Tuesday, 13 September 2011

More points to ponder in Inuit Education

In Nunavut, the urge to simplify text books and use plain language in the classroom is almost unavoidable. It's not just in the classrooms though, rendering technical concepts into plain-language text is often used in research proposals especially but also in glossaries of terms.

The problem that I've perceived in such exercises is that often the text and fundamental concepts in specialized fields tend to be glossed over without much thought to the logic that ties these concepts together into a coherent whole that is the discourse and field of study. Doing this, instead of making the concepts clearer, oftern make them more confusing and convoluted. Add to this, the text when translated will only become even more confusing.

In a classroom setting, the need to obey the internal logic of a particular field of study is key to comprehension so when plain-language text is not done masterfully the students easily get lost and resort to rote memorization as a strategy for studying. This is not education per se but rather a mindless repetitive exercise which discourages students from fully participating in the learning experience. Going by the drop-out rates in Nunavut schools, though not attributable solely to forced rote learning strategies, I'd say that poorly-done plain-language approach is one of the key determinants of poor academic performance.

In my translation work and in teaching I try and go by the dictum that Einstein supposedly said about simplifying: that we should simplify but no more than necessary. What I mean is that I try and let the internal logic dictate how I translate and/or present the text to the audience so as to make the concepts flow in a coherent, productive direction.

As a lover of mathematical ideas and its history, I am fully aware that even the syncopated phase of mathematics (using everyday language to present the ideas) was replete with profound problems of elegance and the sometimes succinct concepts were rendered so dense and convoluted as to make a greater majority of ordinary people hate maths with a passion. The modern symbolic logic presentation (the use of equations and axioms), though a bit intimidating still, is light years ahead of what came before. Logical structures are not language-specific so that makes mathematical ideas not only international but also atemporal (meaning that Euclid's insights are still beautiful even after more than two millenia).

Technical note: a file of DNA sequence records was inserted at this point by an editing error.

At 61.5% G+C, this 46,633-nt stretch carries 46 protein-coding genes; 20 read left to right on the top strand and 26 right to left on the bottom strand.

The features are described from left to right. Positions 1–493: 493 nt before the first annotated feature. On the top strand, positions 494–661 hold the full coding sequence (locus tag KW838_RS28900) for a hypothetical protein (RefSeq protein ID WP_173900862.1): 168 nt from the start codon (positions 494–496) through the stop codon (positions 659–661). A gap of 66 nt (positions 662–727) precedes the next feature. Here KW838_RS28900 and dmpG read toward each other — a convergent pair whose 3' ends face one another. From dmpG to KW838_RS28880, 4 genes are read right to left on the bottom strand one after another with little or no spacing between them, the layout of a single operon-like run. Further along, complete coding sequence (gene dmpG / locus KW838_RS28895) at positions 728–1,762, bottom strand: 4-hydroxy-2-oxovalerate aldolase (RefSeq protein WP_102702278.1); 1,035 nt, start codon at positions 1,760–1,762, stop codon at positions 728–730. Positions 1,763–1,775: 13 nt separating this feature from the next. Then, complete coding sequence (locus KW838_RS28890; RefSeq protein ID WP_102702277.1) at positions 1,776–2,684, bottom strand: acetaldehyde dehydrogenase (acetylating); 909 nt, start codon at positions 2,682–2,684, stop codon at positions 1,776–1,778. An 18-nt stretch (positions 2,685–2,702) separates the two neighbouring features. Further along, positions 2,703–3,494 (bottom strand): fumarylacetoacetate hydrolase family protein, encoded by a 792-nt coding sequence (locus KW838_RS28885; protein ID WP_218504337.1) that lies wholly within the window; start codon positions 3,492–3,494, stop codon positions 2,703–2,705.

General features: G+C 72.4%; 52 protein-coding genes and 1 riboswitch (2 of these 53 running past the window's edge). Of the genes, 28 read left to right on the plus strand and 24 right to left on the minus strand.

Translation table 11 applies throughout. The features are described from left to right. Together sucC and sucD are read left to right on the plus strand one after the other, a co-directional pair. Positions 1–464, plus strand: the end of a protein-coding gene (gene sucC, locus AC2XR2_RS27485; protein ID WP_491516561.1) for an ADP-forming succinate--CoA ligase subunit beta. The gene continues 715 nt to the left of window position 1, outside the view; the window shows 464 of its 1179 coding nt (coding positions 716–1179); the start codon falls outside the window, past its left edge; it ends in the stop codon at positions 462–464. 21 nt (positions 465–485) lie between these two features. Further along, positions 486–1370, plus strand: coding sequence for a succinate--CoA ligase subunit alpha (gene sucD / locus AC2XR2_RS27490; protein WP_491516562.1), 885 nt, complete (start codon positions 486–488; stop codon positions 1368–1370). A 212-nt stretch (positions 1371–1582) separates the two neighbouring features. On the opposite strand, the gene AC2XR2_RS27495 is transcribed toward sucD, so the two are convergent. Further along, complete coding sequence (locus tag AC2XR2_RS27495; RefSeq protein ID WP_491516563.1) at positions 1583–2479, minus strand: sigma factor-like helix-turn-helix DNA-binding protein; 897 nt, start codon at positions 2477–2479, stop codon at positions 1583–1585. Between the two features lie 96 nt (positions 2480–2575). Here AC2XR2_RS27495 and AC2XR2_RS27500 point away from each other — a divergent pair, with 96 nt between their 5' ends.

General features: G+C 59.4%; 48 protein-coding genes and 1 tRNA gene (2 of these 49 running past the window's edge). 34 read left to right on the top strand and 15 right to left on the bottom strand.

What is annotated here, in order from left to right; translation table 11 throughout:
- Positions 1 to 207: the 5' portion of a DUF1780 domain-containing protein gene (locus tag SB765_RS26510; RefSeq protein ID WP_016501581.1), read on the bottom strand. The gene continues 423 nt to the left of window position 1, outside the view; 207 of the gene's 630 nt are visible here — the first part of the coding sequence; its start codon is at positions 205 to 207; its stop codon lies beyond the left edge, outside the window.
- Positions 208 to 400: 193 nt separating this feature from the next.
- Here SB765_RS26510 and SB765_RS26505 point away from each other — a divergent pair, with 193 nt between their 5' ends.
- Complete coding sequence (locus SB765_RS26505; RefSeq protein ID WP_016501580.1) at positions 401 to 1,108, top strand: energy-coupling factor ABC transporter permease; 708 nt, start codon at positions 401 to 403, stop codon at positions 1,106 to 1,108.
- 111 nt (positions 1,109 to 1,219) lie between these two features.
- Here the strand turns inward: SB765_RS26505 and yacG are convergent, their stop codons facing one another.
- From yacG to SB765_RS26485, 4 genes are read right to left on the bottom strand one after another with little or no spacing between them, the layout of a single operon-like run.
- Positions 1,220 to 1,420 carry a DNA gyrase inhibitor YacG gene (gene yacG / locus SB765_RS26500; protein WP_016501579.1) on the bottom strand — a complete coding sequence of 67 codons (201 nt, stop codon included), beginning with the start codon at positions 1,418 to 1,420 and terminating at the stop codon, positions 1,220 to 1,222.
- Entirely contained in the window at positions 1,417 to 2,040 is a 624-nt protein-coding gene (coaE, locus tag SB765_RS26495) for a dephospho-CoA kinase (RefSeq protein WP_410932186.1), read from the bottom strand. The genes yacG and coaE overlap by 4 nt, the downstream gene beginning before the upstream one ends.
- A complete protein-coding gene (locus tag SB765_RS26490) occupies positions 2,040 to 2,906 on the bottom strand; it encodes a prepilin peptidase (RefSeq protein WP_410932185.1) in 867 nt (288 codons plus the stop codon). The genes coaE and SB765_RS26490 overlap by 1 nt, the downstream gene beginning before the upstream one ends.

As an instructor I feel that it's my duty to make the learning process as painless as possible, to try and present what I consider beautiful, elegant and coherent, and therefore productive to contemplate. At the beginning I tell my students that things aren't as intimidating and complicated as one assumes; that we are studying structures (ie, Inuit language) that they are intimately familiar with; that I'm just pointing out what they already know but have no developed language as yet and that I'm there to help them develop their conscious awareness.

One thing that I've had to try and overcome as an instructor is the prejudicial nature of plain-language, of how it tends to set bad habits in thinking and talking about ideas. Though this may be desirable in fields that require and demand orthodoxical and dogmatic thought, rote learning has in it many deadends and is ultimately detrimental to producing original insights and feelings of being a contributing member in a discourse so important to continue and building on learning.

The focus on internal logic systems points to many interesting ideas and unintended outcomes where original aha! moments are to be gotten. This is how I learn (largely on my own) and why I do not lack self-confidence in taking on intellectual challenges.

Jay

No comments:

Post a Comment